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A nuclear watchdog group warns that, despite efforts to secure nuclear material, nations are still vulnerable to theft, as well as acts of sabotage or cyberattacks, which could enable terrorists to obtain nuclear materials or trigger a dangerous meltdown.

Twenty-four states “still have one kilogram (2.2 pounds) or more of weapons-usable nuclear materials…[and] nearly 2,000 metric tons (4.4 million pounds) of weapons-usable nuclear material remain stored around the world, much of it still too vulnerable to theft,” said Sam Nunn, chair of the Nuclear Threat Initiative, in the introduction to a new report titled “2016 NTI Nuclear Security Index: Theft and Sabotage.”

The NTI Index ranks nations in terms of their safeguards for keeping nuclear explosive materials protected.

Alarmingly, the report found that more than 80 percent of all nuclear explosive materials are held by militaries “whose practices and safeguards are not covered by international agreements on security of such materials.” The report urged all nuclear weapons states to agree on a set of security precautions to implement.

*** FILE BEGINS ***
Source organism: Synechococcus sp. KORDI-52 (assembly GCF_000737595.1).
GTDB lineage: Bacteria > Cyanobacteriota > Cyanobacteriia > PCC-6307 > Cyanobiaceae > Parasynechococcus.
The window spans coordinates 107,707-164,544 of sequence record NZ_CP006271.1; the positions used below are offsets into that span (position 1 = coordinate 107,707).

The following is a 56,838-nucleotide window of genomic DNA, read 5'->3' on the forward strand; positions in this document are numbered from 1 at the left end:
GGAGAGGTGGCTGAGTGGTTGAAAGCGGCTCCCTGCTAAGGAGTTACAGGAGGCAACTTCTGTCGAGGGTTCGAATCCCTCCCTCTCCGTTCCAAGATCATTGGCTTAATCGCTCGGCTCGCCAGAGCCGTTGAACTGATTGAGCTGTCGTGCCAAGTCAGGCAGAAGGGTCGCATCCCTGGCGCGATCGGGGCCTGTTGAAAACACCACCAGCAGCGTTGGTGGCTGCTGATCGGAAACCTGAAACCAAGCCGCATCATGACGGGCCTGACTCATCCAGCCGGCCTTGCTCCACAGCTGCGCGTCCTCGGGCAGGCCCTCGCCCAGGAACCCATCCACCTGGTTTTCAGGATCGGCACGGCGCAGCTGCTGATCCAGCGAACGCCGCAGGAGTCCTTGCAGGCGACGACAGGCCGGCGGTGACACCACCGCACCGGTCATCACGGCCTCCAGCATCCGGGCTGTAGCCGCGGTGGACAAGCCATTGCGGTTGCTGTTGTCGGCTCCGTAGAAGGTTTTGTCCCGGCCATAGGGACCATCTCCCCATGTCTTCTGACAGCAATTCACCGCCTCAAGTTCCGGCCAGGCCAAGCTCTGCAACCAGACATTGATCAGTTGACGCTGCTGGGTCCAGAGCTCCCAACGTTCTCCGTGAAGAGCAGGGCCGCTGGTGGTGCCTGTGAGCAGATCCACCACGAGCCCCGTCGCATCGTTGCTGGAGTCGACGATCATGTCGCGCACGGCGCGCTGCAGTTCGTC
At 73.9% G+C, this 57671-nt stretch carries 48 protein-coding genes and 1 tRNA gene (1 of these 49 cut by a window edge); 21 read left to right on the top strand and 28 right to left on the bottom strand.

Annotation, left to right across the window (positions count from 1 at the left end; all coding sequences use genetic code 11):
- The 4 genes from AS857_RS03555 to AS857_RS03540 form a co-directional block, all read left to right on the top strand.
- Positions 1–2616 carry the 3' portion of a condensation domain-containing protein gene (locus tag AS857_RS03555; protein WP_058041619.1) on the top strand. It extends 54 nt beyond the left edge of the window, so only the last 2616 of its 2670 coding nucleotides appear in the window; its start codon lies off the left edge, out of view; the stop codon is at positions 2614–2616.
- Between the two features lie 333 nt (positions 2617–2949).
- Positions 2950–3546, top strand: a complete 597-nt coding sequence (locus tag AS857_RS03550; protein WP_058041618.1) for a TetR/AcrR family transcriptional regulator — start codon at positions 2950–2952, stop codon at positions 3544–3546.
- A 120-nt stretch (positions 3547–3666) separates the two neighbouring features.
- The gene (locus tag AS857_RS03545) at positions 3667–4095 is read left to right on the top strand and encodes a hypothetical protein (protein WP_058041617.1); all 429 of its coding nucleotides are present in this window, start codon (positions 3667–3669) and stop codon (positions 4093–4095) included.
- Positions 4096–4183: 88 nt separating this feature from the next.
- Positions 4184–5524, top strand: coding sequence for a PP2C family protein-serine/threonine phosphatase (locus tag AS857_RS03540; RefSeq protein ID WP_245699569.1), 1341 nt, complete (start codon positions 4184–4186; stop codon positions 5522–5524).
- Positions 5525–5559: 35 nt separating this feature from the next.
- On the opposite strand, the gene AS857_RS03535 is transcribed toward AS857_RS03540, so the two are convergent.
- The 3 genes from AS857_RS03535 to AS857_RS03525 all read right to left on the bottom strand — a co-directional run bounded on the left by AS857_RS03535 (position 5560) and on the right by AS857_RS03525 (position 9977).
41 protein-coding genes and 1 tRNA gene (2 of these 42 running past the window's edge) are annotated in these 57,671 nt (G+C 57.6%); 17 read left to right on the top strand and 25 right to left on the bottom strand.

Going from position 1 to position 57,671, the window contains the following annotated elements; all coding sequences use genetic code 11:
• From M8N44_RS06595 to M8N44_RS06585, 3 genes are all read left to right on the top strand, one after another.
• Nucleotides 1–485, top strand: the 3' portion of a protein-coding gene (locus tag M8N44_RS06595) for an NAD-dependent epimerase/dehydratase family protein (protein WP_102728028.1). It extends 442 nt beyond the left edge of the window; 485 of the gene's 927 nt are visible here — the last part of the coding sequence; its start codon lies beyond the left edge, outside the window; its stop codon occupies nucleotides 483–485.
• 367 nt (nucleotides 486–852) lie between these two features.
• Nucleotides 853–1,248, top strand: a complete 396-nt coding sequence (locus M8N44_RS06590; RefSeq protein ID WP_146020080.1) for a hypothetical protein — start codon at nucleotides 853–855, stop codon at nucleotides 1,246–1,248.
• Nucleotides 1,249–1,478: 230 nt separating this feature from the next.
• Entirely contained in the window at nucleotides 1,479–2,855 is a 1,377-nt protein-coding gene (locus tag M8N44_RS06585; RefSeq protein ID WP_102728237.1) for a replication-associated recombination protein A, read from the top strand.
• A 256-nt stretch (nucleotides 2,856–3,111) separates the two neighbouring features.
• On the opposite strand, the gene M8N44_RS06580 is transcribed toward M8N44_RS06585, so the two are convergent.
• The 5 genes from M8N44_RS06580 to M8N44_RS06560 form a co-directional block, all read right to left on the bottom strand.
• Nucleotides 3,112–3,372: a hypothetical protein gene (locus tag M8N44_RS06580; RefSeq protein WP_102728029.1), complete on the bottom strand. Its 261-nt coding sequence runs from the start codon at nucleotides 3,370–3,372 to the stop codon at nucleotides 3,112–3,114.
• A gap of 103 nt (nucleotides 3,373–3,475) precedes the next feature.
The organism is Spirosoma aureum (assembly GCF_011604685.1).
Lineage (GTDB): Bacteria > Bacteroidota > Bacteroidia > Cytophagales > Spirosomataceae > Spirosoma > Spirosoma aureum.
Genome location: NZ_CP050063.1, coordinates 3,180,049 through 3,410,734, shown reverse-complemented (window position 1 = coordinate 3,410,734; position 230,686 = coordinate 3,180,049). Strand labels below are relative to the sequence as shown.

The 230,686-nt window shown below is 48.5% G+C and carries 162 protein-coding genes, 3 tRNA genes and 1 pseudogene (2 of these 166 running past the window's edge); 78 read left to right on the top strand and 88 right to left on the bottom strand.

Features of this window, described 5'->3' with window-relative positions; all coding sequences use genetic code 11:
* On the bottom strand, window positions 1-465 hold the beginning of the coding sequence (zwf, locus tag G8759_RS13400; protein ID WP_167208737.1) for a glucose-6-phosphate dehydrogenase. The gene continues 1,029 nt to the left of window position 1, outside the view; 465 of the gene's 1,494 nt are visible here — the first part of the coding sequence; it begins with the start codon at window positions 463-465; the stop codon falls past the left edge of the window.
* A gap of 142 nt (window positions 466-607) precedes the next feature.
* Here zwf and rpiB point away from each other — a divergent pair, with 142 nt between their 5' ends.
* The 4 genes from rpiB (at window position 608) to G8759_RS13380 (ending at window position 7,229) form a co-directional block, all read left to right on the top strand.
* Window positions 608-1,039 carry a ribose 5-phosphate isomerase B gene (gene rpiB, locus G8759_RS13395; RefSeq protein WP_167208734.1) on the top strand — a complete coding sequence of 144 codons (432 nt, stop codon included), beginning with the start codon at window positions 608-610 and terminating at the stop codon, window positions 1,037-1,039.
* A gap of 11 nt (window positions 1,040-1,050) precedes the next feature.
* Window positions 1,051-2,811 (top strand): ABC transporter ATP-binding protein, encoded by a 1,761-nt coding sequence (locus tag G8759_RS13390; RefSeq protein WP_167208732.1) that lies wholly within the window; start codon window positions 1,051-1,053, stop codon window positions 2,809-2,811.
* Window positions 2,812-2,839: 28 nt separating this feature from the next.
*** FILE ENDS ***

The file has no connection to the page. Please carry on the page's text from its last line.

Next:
“We are in a race between cooperation and catastrophe, and the world’s leaders must run faster,” said Nunn, a former Senate Armed Services Committee Chair, in commenting on the reports’ findings, according to The Center for Public Integrity.

In 2014, the index listed seven countries that were taking the most important steps in preventing theft of nuclear materials through their elimination, but two years on only one country, Uzbekistan, had done so.

Nunn told The Center for Public Integrity that “brutal attacks and incidents by ISIL, Al Qaeda, Boko Haram and other organizations are on the rise, raising the specter of catastrophic nuclear terrorism if they or other terrorists get control of dangerous nuclear materials.”

Written by RT News
Full report at RT News

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